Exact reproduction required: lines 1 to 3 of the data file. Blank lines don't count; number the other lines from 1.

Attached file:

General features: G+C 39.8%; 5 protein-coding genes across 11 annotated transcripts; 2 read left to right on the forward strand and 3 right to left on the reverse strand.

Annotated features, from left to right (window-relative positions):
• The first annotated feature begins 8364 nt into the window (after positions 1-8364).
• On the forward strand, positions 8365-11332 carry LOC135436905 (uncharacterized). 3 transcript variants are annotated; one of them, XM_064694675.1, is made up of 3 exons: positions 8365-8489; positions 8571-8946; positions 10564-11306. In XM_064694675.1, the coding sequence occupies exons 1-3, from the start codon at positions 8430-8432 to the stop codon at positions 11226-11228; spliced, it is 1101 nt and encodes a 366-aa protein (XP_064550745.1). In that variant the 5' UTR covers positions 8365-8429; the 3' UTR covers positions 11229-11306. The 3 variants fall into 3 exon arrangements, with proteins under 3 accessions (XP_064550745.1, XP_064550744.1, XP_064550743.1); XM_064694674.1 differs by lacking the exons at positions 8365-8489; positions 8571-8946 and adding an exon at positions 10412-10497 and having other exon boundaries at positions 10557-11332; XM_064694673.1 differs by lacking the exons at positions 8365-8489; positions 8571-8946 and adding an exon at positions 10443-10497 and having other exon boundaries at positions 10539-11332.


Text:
General features: G+C 39.8%; 5 protein-coding genes across 11 annotated transcripts; 2 read left to right on the forward strand and 3 right to left on the reverse strand.

Annotated features, from left to right (window-relative positions):
• The first annotated feature begins 8364 nt into the window (after positions 1-8364).